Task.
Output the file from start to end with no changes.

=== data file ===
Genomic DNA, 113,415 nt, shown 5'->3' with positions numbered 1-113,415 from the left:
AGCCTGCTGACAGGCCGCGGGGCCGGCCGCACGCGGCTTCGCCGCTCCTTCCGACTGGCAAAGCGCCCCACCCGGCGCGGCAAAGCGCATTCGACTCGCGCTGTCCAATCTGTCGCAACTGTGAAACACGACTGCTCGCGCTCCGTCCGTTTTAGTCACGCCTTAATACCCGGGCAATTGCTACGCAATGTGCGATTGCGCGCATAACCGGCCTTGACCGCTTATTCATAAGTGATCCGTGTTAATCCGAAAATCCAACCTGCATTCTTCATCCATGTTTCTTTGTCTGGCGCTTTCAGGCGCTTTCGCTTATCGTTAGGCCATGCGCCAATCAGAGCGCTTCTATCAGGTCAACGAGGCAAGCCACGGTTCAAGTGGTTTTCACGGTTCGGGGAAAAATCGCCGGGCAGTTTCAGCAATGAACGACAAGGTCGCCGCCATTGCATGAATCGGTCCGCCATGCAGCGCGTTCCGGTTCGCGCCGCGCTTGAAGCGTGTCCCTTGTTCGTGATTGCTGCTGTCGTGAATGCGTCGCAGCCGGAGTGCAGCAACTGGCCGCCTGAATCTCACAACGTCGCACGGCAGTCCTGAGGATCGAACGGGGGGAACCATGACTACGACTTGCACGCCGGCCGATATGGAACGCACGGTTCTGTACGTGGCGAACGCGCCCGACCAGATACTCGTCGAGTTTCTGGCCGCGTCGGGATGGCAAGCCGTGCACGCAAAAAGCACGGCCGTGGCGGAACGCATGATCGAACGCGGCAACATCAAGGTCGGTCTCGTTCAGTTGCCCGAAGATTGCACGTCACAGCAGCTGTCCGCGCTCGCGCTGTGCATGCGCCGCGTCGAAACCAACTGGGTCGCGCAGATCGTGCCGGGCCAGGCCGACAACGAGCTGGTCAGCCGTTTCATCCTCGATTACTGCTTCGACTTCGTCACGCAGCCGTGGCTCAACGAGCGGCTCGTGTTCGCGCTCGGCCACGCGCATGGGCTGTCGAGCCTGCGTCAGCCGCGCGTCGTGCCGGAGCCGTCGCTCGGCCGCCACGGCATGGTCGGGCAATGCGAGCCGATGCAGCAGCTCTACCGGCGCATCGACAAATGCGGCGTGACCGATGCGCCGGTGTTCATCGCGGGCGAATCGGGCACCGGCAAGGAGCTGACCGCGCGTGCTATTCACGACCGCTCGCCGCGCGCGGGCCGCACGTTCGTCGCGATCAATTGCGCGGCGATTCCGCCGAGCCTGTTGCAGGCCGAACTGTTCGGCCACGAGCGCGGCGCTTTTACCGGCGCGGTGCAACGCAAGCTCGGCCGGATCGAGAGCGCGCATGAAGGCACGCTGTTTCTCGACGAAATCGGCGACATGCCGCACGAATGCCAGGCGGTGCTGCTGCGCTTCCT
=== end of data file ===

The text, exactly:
Genomic DNA, 113,415 nt, shown 5'->3' with positions numbered 1-113,415 from the left:
AGCCTGCTGACAGGCCGCGGGGCCGGCCGCACGCGGCTTCGCCGCTCCTTCCGACTGGCAAAGCGCCCCACCCGGCGCGGCAAAGCGCATTCGACTCGCGCTGTCCAATCTGTCGCAACTGTGAAACACGACTGCTCGCGCTCCGTCCGTTTTAGTCACGCCTTAATACCCGGGCAATTGCTACGCAATGTGCGATTGCGCGCATAACCGGCCTTGACCGCTTATTCATAAGTGATCCGTGTTAATCCGAAAATCCAACCTGCATTCTTCATCCATGTTTCTTTGTCTGGCGCTTTCAGGCGCTTTCGCTTATCGTTAGGCCATGCGCCAATCAGAGCGCTTCTATCAGGTCAACGAGGCAAGCCACGGTTCAAGTGGTTTTCACGGTTCGGGGAAAAATCGCCGGGCAGTTTCAGCAATGAACGACAAGGTCGCCGCCATTGCATGAATCGGTCCGCCATGCAGCGCGTTCCGGTTCGCGCCGCGCTTGAAGCGTGTCCCTTGTTCGTGATTGCTGCTGTCGTGAATGCGTCGCAGCCGGAGTGCAGCAACTGGCCGCCTGAATCTCACAACGTCGCACGGCAGTCCTGAGGATCGAACGGGGGGAACCATGACTACGACTTGCACGCCGGCCGATATGGAACGCACGGTTCTGTACGTGGCGAACGCGCCCGACCAGATACTCGTCGAGTTTCTGGCCGCGTCGGGATGGCAAGCCGTGCACGCAAAAAGCACGGCCGTGGCGGAACGCATGATCGAACGCGGCAACATCAAGGTCGGTCTCGTTCAGTTGCCCGAAGATTGCACGTCACAGCAGCTGTCCGCGCTCGCGCTGTGCATGCGCCGCGTCGAAACCAACTGGGTCGCGCAGATCGTGCCGGGCCAGGCCGACAACGAGCTGGTCAGCCGTTTCATCCTCGATTACTGCTTCGACTTCGTCACGCAGCCGTGGCTCAACGAGCGGCTCGTGTTCGCGCTCGGCCACGCGCATGGGCTGTCGAGCCTGCGTCAGCCGCGCGTCGTGCCGGAGCCGTCGCTCGGCCGCCACGGCATGGTCGGGCAATGCGAGCCGATGCAGCAGCTCTACCGGCGCATCGACAAATGCGGCGTGACCGATGCGCCGGTGTTCATCGCGGGCGAATCGGGCACCGGCAAGGAGCTGACCGCGCGTGCTATTCACGACCGCTCGCCGCGCGCGGGCCGCACGTTCGTCGCGATCAATTGCGCGGCGATTCCGCCGAGCCTGTTGCAGGCCGAACTGTTCGGCCACGAGCGCGGCGCTTTTACCGGCGCGGTGCAACGCAAGCTCGGCCGGATCGAGAGCGCGCATGAAGGCACGCTGTTTCTCGACGAAATCGGCGACATGCCGCACGAATGCCAGGCGGTGCTGCTGCGCTTCCT